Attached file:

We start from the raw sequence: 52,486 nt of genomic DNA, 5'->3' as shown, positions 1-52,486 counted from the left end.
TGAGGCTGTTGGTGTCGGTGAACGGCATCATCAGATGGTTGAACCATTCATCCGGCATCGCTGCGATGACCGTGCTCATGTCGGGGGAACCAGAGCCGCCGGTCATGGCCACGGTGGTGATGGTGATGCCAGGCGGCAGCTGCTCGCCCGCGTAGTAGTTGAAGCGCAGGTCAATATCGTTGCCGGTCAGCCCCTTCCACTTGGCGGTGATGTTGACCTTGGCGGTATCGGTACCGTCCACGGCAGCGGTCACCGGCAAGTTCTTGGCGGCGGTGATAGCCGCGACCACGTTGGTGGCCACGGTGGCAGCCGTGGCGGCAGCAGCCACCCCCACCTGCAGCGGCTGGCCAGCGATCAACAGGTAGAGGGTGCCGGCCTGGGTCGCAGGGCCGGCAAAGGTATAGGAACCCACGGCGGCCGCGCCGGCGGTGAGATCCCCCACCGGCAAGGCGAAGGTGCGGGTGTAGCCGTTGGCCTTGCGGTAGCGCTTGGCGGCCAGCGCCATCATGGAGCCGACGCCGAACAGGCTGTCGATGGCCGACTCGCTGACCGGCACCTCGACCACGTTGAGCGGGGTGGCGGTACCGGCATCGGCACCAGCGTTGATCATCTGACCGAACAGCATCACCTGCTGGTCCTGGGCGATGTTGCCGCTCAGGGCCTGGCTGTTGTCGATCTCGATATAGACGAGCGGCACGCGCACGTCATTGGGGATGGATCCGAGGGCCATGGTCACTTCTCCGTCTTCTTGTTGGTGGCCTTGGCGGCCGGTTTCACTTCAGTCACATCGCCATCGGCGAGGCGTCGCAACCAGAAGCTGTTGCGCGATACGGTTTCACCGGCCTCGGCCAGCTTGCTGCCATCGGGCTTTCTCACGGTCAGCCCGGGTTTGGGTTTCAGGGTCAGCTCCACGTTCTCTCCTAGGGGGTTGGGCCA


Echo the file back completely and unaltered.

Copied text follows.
We start from the raw sequence: 52,486 nt of genomic DNA, 5'->3' as shown, positions 1-52,486 counted from the left end.
TGAGGCTGTTGGTGTCGGTGAACGGCATCATCAGATGGTTGAACCATTCATCCGGCATCGCTGCGATGACCGTGCTCATGTCGGGGGAACCAGAGCCGCCGGTCATGGCCACGGTGGTGATGGTGATGCCAGGCGGCAGCTGCTCGCCCGCGTAGTAGTTGAAGCGCAGGTCAATATCGTTGCCGGTCAGCCCCTTCCACTTGGCGGTGATGTTGACCTTGGCGGTATCGGTACCGTCCACGGCAGCGGTCACCGGCAAGTTCTTGGCGGCGGTGATAGCCGCGACCACGTTGGTGGCCACGGTGGCAGCCGTGGCGGCAGCAGCCACCCCCACCTGCAGCGGCTGGCCAGCGATCAACAGGTAGAGGGTGCCGGCCTGGGTCGCAGGGCCGGCAAAGGTATAGGAACCCACGGCGGCCGCGCCGGCGGTGAGATCCCCCACCGGCAAGGCGAAGGTGCGGGTGTAGCCGTTGGCCTTGCGGTAGCGCTTGGCGGCCAGCGCCATCATGGAGCCGACGCCGAACAGGCTGTCGATGGCCGACTCGCTGACCGGCACCTCGACCACGTTGAGCGGGGTGGCGGTACCGGCATCGGCACCAGCGTTGATCATCTGACCGAACAGCATCACCTGCTGGTCCTGGGCGATGTTGCCGCTCAGGGCCTGGCTGTTGTCGATCTCGATATAGACGAGCGGCACGCGCACGTCATTGGGGATGGATCCGAGGGCCATGGTCACTTCTCCGTCTTCTTGTTGGTGGCCTTGGCGGCCGGTTTCACTTCAGTCACATCGCCATCGGCGAGGCGTCGCAACCAGAAGCTGTTGCGCGATACGGTTTCACCGGCCTCGGCCAGCTTGCTGCCATCGGGCTTTCTCACGGTCAGCCCGGGTTTGGGTTTCAGGGTCAGCTCCACGTTCTCTCCTAGGGGGTTGGGCCA